Two Songs To Build Off Of

8.01.09 Red Rocks

Phish has now played almost two years straight; we now are able to reflect on Phish and what songs have been made into memorable musical moments and just what direction Phish is moving in. Phish’s 3.0 style of jamming features less extended jamming and more dense jamming. While not many songs have explored extended or blow-out-style jams in this era of Phish, there are certainly some. However, if you were asked any time between 1997 and 2004 what songs you would expect in 2009/10 that would carry the improvisational weight to be, most would probably answer “Down with Disease”, “Ghost”, “Bathtub Gin”, “Tweezer” and “Wolfman’s Brother. Which two songs are incorrect? “Bathtub Gin” and “Wolfman’s Brother”.

Both “Wolfman’s Brother” and “Bathtub Gin” have been anchors in Phish’s setlists since 1996 and 1993, respectively. By 1997 the two songs usually contained the headlining jam any night one of them was played; this continued through 2004. The two songs had moved into the category of ‘jam vehicle’, along with “Ghost”, “Down with Disease”, “Tweezer”, “David Bowie”, and “Drowned”. When Phish debuted both songs at Hampton in 2009, the two songs seemed to take on specific roles, rather than spring boards for open-ended excursions.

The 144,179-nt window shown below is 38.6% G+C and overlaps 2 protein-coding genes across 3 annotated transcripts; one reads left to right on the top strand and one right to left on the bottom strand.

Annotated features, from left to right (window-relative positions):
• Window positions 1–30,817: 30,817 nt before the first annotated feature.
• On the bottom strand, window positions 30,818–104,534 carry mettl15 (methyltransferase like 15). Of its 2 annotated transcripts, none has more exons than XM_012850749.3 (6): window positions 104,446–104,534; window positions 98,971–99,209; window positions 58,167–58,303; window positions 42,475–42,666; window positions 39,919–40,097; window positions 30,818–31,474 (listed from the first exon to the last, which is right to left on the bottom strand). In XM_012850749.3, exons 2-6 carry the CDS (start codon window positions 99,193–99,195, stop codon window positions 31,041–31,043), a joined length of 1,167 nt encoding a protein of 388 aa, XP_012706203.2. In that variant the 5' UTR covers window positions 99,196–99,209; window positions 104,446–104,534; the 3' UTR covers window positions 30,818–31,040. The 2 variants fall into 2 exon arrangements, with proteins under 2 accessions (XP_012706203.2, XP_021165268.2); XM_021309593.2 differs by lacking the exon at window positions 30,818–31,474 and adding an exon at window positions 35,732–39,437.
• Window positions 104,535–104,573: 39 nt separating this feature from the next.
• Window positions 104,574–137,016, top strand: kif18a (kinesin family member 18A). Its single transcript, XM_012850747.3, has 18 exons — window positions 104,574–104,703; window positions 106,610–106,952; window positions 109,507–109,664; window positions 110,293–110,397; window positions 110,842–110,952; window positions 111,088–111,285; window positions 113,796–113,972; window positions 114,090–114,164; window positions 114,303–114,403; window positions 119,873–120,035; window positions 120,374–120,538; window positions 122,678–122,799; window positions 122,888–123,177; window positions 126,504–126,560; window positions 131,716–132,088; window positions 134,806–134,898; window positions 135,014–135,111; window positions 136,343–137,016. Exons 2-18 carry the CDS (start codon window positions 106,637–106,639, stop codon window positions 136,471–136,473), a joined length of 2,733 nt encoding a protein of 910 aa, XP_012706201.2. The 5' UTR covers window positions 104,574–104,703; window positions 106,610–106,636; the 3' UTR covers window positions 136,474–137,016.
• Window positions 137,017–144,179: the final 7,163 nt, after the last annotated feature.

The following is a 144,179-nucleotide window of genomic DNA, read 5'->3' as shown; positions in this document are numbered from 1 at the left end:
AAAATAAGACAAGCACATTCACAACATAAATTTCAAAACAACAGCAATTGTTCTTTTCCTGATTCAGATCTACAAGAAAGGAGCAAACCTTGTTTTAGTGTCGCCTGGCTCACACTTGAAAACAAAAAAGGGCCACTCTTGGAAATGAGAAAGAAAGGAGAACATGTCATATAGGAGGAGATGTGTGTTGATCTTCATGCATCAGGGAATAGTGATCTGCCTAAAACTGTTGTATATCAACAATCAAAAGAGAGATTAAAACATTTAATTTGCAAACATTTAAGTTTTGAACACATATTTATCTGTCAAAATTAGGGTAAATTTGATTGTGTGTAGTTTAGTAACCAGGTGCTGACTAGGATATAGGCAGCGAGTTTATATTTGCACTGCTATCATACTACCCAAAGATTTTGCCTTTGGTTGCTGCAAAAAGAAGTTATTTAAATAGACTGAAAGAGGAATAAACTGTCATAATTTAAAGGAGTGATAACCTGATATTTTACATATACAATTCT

“Bathtub Gin” rarely went past ten minutes in 2009 and wasn’t very impressive. It was type-casted into a first-set centerpiece, played with little inspiration. “Gin” was played in the first set every time since the band’s return except for three shows: Fenway, Gorge and Deer Creek 2010. While Fenway’s tour opener was understandably standard, the other two were bust-out versions–hinting that they should probably continue putting this song in the second set. The song didn’t have a memorable version (in my opinion) until 8/07/09 at the Gorge. For some reason, the Gorge “Gin” stands tall among any other version between the two years of 3.0 Phish. Phish went into completely uncharted territory with this version, twisting and turning with Fish carefully listening to Trey–Trey playing over interesting loops. Eventually the jam rolled into “Hood”. The day after this version, I had thought that the song finally hit its improvisational stride, unfortunately it was just a flash in the pan.